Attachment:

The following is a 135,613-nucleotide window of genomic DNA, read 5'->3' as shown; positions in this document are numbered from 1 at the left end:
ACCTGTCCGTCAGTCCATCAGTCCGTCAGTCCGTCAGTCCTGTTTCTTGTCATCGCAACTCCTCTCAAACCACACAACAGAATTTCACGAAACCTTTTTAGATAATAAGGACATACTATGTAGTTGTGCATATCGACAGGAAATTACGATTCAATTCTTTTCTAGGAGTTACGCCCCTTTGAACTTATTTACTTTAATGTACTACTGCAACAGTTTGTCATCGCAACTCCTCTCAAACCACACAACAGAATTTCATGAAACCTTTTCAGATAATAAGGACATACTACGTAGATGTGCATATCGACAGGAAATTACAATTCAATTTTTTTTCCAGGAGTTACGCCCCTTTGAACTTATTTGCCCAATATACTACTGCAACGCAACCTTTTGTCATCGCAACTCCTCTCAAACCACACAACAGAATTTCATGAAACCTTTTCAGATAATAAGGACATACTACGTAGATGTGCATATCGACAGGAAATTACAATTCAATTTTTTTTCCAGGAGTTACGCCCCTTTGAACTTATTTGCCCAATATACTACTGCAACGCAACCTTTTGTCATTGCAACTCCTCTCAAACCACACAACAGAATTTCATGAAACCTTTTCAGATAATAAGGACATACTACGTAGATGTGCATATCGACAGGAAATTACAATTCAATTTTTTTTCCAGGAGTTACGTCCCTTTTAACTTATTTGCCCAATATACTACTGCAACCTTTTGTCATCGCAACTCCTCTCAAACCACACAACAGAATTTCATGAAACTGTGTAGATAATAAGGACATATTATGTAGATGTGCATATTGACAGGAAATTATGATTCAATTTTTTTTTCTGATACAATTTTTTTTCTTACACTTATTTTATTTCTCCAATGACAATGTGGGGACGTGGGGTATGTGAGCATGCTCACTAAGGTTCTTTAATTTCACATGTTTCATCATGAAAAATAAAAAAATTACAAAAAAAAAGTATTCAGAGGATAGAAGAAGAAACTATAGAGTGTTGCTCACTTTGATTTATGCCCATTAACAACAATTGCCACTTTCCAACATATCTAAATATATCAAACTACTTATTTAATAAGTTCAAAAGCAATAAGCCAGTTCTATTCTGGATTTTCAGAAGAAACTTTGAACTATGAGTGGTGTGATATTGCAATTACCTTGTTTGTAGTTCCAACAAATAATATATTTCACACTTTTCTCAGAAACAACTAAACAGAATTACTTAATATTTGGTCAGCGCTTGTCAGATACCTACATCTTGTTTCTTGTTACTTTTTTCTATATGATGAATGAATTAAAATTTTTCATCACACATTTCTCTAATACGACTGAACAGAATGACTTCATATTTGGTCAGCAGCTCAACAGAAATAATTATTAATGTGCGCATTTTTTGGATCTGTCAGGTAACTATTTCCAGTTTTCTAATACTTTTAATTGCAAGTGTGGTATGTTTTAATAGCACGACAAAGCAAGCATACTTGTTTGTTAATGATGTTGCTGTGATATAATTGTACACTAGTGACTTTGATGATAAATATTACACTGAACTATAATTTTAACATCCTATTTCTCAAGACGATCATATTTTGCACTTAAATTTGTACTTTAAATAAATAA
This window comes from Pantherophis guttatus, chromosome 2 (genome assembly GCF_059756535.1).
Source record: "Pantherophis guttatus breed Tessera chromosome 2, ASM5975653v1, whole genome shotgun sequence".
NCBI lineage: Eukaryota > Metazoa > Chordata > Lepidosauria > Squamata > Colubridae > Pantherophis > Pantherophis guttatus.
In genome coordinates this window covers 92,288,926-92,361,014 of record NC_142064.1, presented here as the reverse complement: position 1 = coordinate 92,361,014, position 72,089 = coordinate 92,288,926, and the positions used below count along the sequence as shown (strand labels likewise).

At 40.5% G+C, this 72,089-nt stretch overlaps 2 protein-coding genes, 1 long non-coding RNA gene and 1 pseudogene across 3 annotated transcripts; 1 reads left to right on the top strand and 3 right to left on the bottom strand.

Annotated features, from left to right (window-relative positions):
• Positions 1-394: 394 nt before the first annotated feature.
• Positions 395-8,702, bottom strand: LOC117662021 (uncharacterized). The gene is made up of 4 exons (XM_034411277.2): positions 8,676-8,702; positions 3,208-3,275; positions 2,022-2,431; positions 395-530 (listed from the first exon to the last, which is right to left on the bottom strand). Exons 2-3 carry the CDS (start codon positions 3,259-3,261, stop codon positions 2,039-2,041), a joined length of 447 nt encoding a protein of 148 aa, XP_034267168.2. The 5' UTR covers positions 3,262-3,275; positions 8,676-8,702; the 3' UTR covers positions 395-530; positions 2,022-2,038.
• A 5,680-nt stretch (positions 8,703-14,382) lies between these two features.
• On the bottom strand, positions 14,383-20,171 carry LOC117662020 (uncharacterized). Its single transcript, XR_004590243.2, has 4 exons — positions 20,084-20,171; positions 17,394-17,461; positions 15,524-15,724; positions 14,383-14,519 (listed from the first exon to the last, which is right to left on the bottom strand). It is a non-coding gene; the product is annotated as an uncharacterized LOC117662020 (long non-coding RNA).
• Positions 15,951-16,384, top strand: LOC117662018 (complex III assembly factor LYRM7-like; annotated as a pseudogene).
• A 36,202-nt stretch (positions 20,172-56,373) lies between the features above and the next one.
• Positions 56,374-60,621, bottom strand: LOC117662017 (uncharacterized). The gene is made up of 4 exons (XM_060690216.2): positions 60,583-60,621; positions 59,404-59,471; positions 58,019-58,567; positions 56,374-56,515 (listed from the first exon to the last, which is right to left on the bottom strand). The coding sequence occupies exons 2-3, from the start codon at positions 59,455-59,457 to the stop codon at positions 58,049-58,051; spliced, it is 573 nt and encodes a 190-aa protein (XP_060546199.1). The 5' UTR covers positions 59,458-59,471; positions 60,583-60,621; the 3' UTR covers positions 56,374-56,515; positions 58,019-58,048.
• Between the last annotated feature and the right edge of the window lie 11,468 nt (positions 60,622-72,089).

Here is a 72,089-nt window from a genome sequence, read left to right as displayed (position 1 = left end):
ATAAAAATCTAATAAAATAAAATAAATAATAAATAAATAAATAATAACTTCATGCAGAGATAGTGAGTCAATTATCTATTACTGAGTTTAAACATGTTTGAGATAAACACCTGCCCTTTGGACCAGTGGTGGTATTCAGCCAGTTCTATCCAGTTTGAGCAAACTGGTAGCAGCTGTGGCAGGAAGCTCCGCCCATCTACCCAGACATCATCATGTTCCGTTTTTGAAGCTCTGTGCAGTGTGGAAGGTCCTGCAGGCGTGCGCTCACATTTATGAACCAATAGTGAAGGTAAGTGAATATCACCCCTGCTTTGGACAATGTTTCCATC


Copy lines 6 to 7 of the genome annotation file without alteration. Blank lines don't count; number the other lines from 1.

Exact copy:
In genome coordinates this window covers 92,288,926-92,361,014 of record NC_142064.1, presented here as the reverse complement: position 1 = coordinate 92,361,014, position 72,089 = coordinate 92,288,926, and the positions used below count along the sequence as shown (strand labels likewise).

At 40.5% G+C, this 72,089-nt stretch overlaps 2 protein-coding genes, 1 long non-coding RNA gene and 1 pseudogene across 3 annotated transcripts; 1 reads left to right on the top strand and 3 right to left on the bottom strand.